Second, and relatedly, another basic interpretative tool is that a statute should be read to give effect to every provision, not to render certain provisions meaningless. Forcing taxpayers to assume student debt would, in effect, delete multiple provisions governing the student loan system. Such a reading cannot be squared with Congress passing multiple, unique limitations on the secretary’s loan forgiveness authority.
4. If No-Questions-Asked Loan Forgiveness Actually Existed, You Would Know
Third, a statute must be read with a lens of reasonableness, recognizing that Congress does not “hide elephants in mouseholes.” Congress does not secretly give a sweeping power that changes the fundamental details of a regulatory scheme, just like no nationwide vaccine mandate authority was hidden in a workplace safety rule.
Not only would the 1965 Congress be shocked to know today’s proposed interpretation, given the public-private scheme back then, but more importantly, mass forgiveness would not have been a possible interpretation.
5. No One Is Above the Law
Fourth, under our system of constitutional governance, presidents lack “dispensing” authority, that is, the power to override the law in the interests of justice. That’s with good reason: If an executive official can bypass specific prohibitions in the law, based on a vague reference to a broad authority, our country risks transforming into exactly the monarchical dispensation system our founders sought to avoid.
Fifth, agencies, by law, cannot spend money they don’t have and must try and collect on debts owed to the U.S. government. The Antideficiency Act, for example, captures the seriousness by which Congress regards its constitutional power over the budget, by holding federal employees personally and criminally responsible for spending funds not appropriated.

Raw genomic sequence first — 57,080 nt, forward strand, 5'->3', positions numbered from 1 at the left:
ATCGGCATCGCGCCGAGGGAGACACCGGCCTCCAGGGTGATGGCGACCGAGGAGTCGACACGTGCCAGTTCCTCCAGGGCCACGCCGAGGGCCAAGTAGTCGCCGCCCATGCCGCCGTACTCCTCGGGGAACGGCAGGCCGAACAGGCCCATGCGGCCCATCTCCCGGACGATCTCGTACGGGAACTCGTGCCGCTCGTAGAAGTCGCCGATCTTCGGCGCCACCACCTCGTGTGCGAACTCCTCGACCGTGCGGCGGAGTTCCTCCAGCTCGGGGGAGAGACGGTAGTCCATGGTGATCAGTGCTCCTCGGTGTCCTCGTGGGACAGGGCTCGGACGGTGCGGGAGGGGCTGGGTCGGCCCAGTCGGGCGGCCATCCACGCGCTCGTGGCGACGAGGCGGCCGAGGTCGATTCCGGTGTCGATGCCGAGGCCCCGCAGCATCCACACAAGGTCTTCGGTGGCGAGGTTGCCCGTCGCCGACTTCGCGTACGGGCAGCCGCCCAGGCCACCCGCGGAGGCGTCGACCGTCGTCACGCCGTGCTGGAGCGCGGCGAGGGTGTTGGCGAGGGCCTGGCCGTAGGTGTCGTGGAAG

The Congressional Budget Office in 2010 predicted that the student loan system would earn the government $68 billion over ten years, which eliminates the idea that Biden can spend $2 trillion in loan bailouts. As related to debts owed the federal government, “Federal agencies shall aggressively collect all debts arising out of activities of, or referred or transferred for collection services to, that agency.”
The Obvious: The Loans Aren’t Working
In sum, there is no secretive student loan “delete” button. This is not to say our student loan system isn’t tragic: it is tragic. The system operates exactly contrary to basic lending principles, leaving the Department of Education with so much debt that it represented 84 percent of our gross domestic product in 2017.
And all this debt has gotten us nowhere. Since 1965, the percentage of young people in the bottom income quartile who have attained a bachelor’s degree has barely budged, from 6 to 11 percent. Meanwhile, the average debt owed per loan holder since just 2007 has skyrocketed 229 percent.
The real problem is that federal student subsidies are causing college to become unaffordable and many graduates cannot find jobs. The cost of college has more than doubled since 1964, after adjusting for inflation, and the source of colleges’ revenue is increasingly tuition. This means colleges are consciously raising their costs, knowing students will just borrow larger and larger amounts.
When a student gets to college, the college also has no financial incentive to equip her for success. So if she ends up unemployed and defaults on her loan, the college gets paid in full by the taxpayers regardless. This is no way to help the poor—by encouraging them to take on debt and attend an institution (literally) uninvested in their future.
Universities Need Skin in the Game
If our politicians really want to bail out student loans, how about this—make the universities pay half. Some people object to such reforming, claiming that tying the universities to the success of their students will shut down universities that “serve” low-income communities.
But no college should be rewarded for loading first-generation college students up with debt, providing a watered-down education, and wiping their hands of them. If we have fewer, but more dedicated colleges paired with new, innovative post-high school options that actually lead to good-paying jobs, our nation will be a more prosperous place.